The purpose of this post is to chat about a follow-up product to the HD-1000. Iâ€™ve had a B model for over a year now. Just before Christmas, it died, and I realize what an important part of my media system it has become. Iâ€™ve found these forums to be a valuable source of information regarding the use of the HD-1000. One of the things that has been very interesting is how the HD-1000 has morphed from your original concept as being primarily an art based photo viewer to an mpeg HD media player. This is primarily because of setting up the unit for third party applications. There are some very talented people here that are responsible for making the unit a much more capable device than it was when it originally hit the market.
I read your comments about market demand for network based hardware media players. Iâ€™m not sure I agree with your conclusions there. There is a really strong demand for a network based hardware media player. The problem is that no one has really come out with a unit that does a first class job. To get an idea how much interest is out there, have one of your employees go to the AVS forums and look through the media player threads.
The two devices Iâ€™ve found that seem the most capable are the TivX 5000 and the Neodigits Helios X5000. There are hundreds of posts regarding these two media players; however neither seems up to the capability of the HD-1000.
What people (myself included) want is a network based media appliance that will hardware decode all the popular video and audio formats and handle high bit rate HD streams. When I say appliance, I mean a unit that can be run with non-proprietary firmware. This is a departure from your present company business model, but makes sense when you think about it. Look at all the uses the X-box has been put to. The idea is you make a capable, versatile, reliable device with your firmware on board. Your engineers support the firmware, but you also release the API and interface for third party applications. Sort of like a Dell Computer â€“ it comes with an operating system, but you can put on anything you want. My take on this is if you build it, they will come! The Roku name means something, and I believe there is a major market out there lurking, waiting for something like this. Here is my wish list, and Iâ€™m sure other will add to it:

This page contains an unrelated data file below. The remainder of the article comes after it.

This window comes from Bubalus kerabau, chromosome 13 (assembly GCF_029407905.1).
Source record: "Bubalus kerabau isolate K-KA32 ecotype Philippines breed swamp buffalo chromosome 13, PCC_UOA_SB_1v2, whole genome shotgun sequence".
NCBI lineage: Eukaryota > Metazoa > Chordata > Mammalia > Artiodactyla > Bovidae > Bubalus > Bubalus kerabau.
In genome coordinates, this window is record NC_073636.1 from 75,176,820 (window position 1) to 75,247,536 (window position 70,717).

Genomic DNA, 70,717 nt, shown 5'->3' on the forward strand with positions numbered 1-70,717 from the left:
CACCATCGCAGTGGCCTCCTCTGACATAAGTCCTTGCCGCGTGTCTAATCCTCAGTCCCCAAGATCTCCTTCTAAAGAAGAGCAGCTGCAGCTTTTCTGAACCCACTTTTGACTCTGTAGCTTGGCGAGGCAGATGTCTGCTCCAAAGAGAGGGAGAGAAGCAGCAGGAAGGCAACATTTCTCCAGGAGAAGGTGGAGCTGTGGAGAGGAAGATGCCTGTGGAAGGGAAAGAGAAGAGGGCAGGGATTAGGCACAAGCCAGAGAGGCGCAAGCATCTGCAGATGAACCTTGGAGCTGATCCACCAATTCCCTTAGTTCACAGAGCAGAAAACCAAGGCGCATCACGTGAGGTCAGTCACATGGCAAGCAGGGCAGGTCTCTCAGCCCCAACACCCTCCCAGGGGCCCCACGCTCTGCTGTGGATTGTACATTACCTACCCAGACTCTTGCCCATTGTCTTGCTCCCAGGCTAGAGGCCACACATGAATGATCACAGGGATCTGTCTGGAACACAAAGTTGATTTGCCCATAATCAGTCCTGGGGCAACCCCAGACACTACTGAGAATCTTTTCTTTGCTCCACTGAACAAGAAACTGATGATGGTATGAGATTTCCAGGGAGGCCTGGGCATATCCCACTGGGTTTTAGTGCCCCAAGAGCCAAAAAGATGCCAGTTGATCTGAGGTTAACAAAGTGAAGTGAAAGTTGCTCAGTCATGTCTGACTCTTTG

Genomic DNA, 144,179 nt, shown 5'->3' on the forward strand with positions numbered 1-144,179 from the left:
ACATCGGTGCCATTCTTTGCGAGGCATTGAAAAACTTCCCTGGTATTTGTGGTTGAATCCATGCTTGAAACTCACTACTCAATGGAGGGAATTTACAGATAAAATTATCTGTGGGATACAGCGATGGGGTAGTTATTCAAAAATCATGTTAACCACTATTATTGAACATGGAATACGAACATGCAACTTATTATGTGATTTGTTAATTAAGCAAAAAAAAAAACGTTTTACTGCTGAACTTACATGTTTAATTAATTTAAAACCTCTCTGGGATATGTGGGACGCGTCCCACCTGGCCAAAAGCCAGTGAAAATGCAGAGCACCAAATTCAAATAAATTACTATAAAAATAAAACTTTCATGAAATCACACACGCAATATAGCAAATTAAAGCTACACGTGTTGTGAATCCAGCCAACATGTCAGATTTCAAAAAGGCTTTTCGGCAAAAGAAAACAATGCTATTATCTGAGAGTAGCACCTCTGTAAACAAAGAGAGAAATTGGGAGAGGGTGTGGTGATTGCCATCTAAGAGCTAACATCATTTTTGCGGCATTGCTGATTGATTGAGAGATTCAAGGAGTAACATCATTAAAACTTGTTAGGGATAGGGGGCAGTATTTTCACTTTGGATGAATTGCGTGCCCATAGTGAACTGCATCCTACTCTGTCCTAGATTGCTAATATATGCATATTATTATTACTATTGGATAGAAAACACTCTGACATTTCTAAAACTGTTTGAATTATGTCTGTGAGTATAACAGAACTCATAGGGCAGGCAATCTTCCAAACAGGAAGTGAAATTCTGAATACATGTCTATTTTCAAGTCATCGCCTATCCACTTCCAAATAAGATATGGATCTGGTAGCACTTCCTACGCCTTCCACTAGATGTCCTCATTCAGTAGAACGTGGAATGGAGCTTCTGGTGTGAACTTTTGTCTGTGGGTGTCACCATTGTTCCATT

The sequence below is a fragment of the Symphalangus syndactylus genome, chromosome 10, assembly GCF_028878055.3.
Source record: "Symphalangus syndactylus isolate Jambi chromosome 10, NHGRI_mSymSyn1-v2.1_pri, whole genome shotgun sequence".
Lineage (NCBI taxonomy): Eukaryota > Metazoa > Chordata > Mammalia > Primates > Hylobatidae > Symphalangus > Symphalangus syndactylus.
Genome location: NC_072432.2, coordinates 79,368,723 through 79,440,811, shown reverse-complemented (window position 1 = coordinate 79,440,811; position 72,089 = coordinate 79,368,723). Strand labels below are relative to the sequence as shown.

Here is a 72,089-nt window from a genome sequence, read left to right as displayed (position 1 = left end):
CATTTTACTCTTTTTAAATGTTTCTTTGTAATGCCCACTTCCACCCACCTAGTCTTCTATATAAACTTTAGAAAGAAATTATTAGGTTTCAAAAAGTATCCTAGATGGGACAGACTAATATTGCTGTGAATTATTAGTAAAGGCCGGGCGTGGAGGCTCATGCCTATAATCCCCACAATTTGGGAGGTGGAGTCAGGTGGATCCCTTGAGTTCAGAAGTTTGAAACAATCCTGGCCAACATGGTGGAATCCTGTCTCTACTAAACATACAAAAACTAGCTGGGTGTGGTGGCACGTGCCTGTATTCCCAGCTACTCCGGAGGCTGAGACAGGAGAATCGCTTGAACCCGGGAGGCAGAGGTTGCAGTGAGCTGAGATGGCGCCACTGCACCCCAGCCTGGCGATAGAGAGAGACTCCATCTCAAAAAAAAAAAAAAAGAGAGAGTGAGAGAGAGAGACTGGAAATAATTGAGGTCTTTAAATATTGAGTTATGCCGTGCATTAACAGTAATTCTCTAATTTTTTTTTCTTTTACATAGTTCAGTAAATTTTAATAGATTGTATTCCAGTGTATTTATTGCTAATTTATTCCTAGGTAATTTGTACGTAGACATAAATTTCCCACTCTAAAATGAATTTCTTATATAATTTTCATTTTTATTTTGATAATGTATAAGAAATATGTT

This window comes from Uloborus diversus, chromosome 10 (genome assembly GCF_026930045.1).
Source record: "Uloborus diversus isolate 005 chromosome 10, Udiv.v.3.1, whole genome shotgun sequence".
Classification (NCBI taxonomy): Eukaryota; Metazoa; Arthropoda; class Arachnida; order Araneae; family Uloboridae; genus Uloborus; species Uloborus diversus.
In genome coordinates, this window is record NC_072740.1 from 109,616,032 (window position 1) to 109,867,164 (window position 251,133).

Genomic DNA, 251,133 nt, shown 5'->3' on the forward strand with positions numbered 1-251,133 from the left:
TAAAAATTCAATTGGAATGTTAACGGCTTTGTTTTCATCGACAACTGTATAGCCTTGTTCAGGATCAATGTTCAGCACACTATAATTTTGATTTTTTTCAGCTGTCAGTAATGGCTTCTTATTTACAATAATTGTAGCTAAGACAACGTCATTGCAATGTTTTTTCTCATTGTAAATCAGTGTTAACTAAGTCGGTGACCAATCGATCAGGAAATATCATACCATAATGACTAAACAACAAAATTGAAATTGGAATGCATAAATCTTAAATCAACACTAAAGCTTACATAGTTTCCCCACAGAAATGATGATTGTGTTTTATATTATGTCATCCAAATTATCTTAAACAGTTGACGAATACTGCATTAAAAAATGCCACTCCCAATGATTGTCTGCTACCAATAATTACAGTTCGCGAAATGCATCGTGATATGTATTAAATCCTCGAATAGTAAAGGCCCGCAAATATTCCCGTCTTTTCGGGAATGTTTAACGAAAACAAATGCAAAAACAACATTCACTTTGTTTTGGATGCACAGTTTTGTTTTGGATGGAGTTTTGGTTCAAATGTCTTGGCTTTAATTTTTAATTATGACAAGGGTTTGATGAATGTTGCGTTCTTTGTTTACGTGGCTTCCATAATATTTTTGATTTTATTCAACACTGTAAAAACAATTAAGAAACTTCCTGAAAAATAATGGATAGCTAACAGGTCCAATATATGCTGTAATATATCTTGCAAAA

1. A physically rugged and reliable unit with a quiet heat activated fan to keep the electronic failure rate down.
2. Hardware decoding for all the popular video and audio file formats, including h.264 mpeg 4, Divx, Xvid, etc.
3. Ability to pass high bit rate HD streams, 18 Mb/sec and above.
4. USB support to read and write to external USB hard drives.
5. Connectivity to all popular network setups.
6. Output â€“ S video, Component, DVI, HDMI, Coax Digital Audio, Analog Audio.
7. A well thought out remote control.
8. Good playback software that provides simple and universal aspect ratio control, programmable fast forward and rewind speeds, and time jumps.
9. The ability to play back DVD iso files with menu support.
10. Lots of memory on the unit, and swap file capability using compact flash cards.